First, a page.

Pittosporo – Pittosporum – Pittosporum – Garden plants – Pittosporo – Pittosporum – Arbusti

The pittosporo belongs to the family of pittosporaceae.

It is a plant native to eastern Asia, Africa and Australia, from which come most of the species, which are about 150.

These are small, evergreen, semi-rustic shrubs and trees with very ornamental foliage.

They are particularly suitable for cultivation in greenhouses, in pools, but also as bushes in the gardens of the zones with mild climate; in the coastal zones they are utilized for forming hedges.

Pythophorus is a very popular and widespread shrub in our country, particularly in the central-northern regions and along the coasts. In fact, it grows very well in areas with mild winters and is also highly appreciated for its beautiful shiny persistent foliage and the flowering scent that recalls, in its sweetness, that of orange trees.


Characteristics of Pythosphorus

As we have said, the genus is extremely wide and varied, so to make a fitting description for all species is really difficult. The most common pythophores are characterized by oval or round foliage, leathery, dark green in color, with very glossy foil. The individual leaves are arranged in a crown around the branch. The flowers, in shades of white and lilac, are produced from early to late spring, depending on the variety and our climate.

They are collected in abundant corymbs and, thanks to the sweet scent they release into the air, they attract many pollinating insects (bees, butterflies, bumblebees). Once touched, they evolve, at the arrival of autumn, in capsules which, when opened, reveal very abundant seeds, which are also ornamental due to their bright red colour.


Family, genus, species

 Pittosporaceae, gen.

Pictosporum, more than 200 species

Type of plant

 Tree or shrub


 From 1 to 10 meters (in cultivation)






 Sun-half shade


 Not demanding, possibly not clayey or too poor


 Medium strength (some -12°C, others -5°C), can withstand cold winds


 Drought-resistant, benefits from frequent irrigation in summer


 Sowing, cutting


 Isolated shrub, hedge, vase

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Among the main species we remember:

Pittosporum tobira

Pitosforo tobira The pittosporum tobira comes from Japan and China, but lives easily in all mild climate zones. Typically, it reaches a height of between 2-5 metres.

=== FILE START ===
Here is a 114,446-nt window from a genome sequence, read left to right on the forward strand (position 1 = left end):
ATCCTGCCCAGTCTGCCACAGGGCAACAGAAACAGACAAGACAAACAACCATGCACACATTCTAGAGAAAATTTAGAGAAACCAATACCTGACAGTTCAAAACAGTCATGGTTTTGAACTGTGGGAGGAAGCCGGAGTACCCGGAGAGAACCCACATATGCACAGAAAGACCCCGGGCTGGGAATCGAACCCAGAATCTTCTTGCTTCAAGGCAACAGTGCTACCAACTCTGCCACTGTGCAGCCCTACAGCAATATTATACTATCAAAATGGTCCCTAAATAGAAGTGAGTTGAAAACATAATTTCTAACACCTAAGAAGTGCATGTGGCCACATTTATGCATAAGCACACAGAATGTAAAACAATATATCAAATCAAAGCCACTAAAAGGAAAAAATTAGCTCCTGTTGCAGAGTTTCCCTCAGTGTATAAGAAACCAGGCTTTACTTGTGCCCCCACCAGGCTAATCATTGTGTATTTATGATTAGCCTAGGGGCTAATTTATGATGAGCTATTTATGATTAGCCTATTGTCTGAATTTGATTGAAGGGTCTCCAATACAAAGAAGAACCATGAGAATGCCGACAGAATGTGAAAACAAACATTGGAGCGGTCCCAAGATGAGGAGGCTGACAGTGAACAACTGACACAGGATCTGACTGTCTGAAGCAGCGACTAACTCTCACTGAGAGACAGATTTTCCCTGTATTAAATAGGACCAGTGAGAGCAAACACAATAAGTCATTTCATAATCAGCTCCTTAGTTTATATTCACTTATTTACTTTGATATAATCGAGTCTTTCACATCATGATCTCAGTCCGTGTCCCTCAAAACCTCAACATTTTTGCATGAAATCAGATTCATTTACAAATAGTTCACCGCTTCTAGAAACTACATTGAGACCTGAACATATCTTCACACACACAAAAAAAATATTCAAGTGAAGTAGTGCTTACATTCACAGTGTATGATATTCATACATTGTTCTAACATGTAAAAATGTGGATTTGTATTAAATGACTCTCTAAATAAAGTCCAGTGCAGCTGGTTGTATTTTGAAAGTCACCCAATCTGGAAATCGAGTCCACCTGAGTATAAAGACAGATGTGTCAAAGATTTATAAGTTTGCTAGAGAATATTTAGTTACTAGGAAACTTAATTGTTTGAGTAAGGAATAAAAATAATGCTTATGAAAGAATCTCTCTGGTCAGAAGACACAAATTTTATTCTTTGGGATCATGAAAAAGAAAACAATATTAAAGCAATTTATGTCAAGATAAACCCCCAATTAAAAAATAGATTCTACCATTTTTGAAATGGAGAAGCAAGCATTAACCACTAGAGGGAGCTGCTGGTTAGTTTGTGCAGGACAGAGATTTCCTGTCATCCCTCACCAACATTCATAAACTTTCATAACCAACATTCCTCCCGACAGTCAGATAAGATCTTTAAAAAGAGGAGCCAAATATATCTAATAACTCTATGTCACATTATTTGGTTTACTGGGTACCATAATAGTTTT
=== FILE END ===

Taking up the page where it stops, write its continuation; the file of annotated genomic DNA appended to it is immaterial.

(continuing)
The leaves are obovate, shiny and dark green.

The flowers of this shrub are yellow-cream; they are delicately scented and bloom from April to September.

Pittosporum crassifolium

Pittosporum crassifolium The pittosporum crassifolium is a shrubby species native to New Zealand.

The maximum height is 5 metres. The leaves are obovate, dark green on the upper page, white or reddish on the lower page.

The flowers are born from April to May, are brown and are followed by white and oval fruits.

Pittosporum tenuifolium

Pittosporum tenuifolium The Pittosporo tenuifolio is also a species from New Zealand. It differs from other varieties of this shrub by the shape of its leaves, which are elongated and have wavy, light green margins.

The flowers are brown and have a vanilla-like smell.

Cultivation techniques

Planting should be done at the end of April or in May. The soil must be fertile and well drained.

The position must be in the sun, even full, but sheltered from the winds.

If the pittosporum is used to form hedges, it is good to respect the distance of about 50/70 cm between one plant and another.

Pruning is carried out in April and has the purpose of restoring a shape, thinning and strengthening the plant; the branches to be cut will therefore be the most “disorderly”. Hedges are evened out every year, from April to June.


Planting in the South


Planting in the North





 After the end of flowering


 Manure in autumn, granular in spring


 Autumn, with vernalisation


 End of summer